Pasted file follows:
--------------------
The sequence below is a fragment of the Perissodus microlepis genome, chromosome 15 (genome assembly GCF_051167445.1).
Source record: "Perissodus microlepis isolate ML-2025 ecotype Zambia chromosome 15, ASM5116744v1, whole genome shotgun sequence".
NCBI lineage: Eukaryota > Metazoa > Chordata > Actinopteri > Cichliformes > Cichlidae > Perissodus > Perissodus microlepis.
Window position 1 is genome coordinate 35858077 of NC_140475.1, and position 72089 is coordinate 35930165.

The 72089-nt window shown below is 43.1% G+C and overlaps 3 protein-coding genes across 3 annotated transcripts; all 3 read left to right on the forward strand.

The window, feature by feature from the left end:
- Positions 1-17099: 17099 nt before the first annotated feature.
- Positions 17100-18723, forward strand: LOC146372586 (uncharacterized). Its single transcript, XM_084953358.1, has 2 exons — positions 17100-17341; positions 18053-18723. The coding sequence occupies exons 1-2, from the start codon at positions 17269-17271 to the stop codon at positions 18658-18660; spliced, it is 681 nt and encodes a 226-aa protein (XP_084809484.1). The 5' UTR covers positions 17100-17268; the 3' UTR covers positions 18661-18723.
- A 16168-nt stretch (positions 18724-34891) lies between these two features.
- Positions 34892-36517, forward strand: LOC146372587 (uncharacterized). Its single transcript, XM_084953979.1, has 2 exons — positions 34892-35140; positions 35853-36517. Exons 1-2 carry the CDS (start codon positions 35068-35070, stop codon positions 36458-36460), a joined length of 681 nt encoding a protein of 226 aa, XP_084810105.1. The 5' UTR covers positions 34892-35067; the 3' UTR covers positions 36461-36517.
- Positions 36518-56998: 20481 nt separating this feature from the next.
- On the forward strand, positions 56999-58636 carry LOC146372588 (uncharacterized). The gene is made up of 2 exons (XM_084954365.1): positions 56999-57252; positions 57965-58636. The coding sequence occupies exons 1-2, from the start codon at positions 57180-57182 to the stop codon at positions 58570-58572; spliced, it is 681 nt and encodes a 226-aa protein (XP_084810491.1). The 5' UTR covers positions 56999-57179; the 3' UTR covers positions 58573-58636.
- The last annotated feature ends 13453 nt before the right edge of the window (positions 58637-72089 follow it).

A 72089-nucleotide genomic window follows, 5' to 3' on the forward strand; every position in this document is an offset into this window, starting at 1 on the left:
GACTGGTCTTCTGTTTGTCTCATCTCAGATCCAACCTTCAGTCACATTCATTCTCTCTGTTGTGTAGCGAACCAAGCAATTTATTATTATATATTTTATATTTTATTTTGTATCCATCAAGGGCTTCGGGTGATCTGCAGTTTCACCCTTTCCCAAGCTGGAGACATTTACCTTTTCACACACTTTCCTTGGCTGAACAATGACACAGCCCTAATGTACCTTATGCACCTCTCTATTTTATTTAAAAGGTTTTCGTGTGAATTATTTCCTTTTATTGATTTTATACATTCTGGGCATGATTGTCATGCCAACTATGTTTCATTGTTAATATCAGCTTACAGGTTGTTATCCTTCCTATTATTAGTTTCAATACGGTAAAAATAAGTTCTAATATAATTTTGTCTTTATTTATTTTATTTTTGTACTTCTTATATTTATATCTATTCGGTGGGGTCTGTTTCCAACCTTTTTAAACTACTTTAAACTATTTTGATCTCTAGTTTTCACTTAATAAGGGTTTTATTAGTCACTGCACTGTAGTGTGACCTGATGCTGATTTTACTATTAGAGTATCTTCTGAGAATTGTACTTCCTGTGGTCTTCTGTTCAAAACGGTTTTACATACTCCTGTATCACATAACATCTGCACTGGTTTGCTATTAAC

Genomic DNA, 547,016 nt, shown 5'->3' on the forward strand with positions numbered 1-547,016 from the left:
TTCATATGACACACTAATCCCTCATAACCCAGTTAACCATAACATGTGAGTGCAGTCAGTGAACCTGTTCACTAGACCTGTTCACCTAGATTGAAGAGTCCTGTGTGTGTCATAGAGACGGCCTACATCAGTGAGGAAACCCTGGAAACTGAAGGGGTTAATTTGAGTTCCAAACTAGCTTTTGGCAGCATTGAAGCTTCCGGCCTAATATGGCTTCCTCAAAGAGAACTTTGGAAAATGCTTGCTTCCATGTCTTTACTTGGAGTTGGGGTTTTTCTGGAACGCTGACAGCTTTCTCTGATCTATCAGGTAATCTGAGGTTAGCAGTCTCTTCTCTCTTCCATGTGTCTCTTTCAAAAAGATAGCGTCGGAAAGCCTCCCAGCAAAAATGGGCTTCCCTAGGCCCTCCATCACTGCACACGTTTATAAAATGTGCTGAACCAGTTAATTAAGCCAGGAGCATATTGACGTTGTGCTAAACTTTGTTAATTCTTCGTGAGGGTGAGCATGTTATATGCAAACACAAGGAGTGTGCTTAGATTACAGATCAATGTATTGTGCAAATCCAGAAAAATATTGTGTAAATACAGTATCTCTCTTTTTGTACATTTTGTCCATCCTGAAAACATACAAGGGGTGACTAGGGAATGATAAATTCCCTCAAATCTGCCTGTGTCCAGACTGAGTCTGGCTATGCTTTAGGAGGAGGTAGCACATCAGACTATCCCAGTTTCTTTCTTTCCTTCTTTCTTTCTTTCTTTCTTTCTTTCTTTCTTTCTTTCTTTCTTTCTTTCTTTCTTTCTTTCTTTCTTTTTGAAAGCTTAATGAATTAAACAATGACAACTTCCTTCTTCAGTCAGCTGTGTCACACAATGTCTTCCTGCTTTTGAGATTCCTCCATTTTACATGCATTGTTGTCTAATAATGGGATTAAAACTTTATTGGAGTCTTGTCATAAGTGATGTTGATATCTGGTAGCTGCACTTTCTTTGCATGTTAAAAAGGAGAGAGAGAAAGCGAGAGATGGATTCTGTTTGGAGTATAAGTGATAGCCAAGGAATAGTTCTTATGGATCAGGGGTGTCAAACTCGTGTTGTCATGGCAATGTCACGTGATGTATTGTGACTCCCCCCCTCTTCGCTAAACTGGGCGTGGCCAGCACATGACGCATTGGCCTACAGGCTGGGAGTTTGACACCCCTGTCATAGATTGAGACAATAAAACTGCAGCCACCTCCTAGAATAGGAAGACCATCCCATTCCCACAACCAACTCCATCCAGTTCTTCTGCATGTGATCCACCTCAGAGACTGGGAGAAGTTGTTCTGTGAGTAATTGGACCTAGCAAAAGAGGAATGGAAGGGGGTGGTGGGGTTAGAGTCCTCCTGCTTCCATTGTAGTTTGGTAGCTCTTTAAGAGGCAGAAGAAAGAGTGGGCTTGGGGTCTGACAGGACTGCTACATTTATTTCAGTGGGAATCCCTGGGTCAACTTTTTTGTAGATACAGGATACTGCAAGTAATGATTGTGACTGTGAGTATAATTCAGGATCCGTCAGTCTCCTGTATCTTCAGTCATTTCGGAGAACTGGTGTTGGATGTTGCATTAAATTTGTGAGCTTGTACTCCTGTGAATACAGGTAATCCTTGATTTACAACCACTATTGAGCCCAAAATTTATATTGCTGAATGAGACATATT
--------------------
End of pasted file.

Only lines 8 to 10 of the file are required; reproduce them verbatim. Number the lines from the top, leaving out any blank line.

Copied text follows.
- Positions 17100-18723, forward strand: LOC146372586 (uncharacterized). Its single transcript, XM_084953358.1, has 2 exons — positions 17100-17341; positions 18053-18723. The coding sequence occupies exons 1-2, from the start codon at positions 17269-17271 to the stop codon at positions 18658-18660; spliced, it is 681 nt and encodes a 226-aa protein (XP_084809484.1). The 5' UTR covers positions 17100-17268; the 3' UTR covers positions 18661-18723.
- A 16168-nt stretch (positions 18724-34891) lies between these two features.
- Positions 34892-36517, forward strand: LOC146372587 (uncharacterized). Its single transcript, XM_084953979.1, has 2 exons — positions 34892-35140; positions 35853-36517. Exons 1-2 carry the CDS (start codon positions 35068-35070, stop codon positions 36458-36460), a joined length of 681 nt encoding a protein of 226 aa, XP_084810105.1. The 5' UTR covers positions 34892-35067; the 3' UTR covers positions 36461-36517.